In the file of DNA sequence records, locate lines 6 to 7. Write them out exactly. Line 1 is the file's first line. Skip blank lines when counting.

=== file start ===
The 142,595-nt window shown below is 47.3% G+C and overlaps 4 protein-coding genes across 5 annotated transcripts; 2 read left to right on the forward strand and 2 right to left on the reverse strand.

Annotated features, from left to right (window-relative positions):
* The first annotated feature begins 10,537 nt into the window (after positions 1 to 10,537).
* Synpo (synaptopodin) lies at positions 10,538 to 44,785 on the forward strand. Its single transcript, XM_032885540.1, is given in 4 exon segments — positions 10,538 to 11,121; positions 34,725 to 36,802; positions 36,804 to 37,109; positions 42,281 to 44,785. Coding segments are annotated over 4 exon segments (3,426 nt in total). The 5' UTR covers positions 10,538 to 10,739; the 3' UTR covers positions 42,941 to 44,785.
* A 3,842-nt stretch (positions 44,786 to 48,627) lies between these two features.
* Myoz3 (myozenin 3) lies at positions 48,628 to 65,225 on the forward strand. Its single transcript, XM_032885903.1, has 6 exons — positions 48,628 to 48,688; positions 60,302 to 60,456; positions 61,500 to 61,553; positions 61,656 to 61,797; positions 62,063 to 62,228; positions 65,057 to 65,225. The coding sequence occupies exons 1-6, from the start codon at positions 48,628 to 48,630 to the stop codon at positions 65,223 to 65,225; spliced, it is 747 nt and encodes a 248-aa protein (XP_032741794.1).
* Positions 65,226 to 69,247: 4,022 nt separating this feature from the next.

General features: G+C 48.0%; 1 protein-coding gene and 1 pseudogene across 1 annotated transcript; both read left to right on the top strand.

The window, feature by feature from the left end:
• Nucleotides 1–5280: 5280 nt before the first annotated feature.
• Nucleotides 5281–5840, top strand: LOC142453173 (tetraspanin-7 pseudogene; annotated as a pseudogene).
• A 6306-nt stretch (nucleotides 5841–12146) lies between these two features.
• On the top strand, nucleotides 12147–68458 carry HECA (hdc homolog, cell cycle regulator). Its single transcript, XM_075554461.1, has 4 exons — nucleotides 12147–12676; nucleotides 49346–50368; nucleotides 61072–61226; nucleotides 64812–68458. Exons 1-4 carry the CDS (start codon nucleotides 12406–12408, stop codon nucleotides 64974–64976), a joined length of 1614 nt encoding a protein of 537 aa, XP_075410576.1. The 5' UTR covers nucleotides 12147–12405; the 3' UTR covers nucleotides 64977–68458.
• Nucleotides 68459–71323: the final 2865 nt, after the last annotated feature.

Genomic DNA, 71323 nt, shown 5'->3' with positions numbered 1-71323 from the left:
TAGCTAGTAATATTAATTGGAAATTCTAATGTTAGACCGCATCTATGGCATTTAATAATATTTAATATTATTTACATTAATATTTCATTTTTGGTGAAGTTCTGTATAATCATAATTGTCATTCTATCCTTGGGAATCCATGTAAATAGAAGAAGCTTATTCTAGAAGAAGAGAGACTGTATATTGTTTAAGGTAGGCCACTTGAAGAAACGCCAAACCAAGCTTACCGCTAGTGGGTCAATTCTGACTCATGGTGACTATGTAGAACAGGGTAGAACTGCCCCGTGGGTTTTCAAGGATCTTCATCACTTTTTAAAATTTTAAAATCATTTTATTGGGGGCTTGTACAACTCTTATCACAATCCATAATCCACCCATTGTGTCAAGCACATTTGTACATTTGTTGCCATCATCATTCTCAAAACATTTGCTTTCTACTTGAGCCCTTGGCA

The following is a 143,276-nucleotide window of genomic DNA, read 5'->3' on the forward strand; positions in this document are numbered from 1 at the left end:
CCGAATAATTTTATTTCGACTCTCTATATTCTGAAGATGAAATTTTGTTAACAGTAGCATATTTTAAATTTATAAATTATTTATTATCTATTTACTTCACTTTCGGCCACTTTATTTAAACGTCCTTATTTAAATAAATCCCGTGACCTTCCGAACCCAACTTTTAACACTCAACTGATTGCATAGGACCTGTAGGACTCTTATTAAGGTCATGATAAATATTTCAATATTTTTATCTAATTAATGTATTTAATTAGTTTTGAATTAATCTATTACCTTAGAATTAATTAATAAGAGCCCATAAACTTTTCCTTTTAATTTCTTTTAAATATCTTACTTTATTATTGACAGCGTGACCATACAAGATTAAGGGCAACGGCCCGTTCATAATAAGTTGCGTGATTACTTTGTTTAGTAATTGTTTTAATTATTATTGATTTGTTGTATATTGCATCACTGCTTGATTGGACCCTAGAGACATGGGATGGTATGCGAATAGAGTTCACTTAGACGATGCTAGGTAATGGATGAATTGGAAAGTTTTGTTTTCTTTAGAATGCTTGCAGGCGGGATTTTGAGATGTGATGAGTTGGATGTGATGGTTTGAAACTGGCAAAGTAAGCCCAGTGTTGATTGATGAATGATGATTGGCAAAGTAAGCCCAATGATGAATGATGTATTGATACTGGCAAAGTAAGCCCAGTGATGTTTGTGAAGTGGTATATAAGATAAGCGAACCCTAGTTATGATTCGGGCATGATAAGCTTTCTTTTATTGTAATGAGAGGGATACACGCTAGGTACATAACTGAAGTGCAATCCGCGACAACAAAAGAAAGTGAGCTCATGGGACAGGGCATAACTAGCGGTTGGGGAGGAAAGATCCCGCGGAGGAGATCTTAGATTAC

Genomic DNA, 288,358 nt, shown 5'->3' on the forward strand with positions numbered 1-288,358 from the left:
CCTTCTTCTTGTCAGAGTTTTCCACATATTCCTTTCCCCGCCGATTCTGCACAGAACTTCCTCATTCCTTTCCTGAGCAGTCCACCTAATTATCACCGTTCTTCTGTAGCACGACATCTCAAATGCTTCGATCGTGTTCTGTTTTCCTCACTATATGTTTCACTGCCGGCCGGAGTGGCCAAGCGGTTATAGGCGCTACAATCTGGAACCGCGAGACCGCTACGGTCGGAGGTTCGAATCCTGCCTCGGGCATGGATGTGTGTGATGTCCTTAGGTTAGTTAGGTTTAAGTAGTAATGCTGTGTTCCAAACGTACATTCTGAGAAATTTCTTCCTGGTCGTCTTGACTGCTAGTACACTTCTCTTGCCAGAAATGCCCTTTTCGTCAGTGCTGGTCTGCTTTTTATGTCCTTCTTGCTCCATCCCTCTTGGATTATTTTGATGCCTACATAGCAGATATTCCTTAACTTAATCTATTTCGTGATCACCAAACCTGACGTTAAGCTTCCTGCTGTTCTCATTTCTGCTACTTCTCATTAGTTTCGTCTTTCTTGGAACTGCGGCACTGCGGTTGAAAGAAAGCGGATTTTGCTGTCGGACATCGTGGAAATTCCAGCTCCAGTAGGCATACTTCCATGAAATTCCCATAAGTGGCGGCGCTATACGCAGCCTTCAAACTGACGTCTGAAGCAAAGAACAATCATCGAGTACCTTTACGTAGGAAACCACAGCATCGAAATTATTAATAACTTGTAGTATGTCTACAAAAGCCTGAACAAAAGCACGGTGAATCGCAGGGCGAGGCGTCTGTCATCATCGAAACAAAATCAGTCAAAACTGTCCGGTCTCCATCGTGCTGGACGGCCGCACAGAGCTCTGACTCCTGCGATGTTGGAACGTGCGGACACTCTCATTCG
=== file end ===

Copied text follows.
* Myoz3 (myozenin 3) lies at positions 48,628 to 65,225 on the forward strand. Its single transcript, XM_032885903.1, has 6 exons — positions 48,628 to 48,688; positions 60,302 to 60,456; positions 61,500 to 61,553; positions 61,656 to 61,797; positions 62,063 to 62,228; positions 65,057 to 65,225. The coding sequence occupies exons 1-6, from the start codon at positions 48,628 to 48,630 to the stop codon at positions 65,223 to 65,225; spliced, it is 747 nt and encodes a 248-aa protein (XP_032741794.1).
* Positions 65,226 to 69,247: 4,022 nt separating this feature from the next.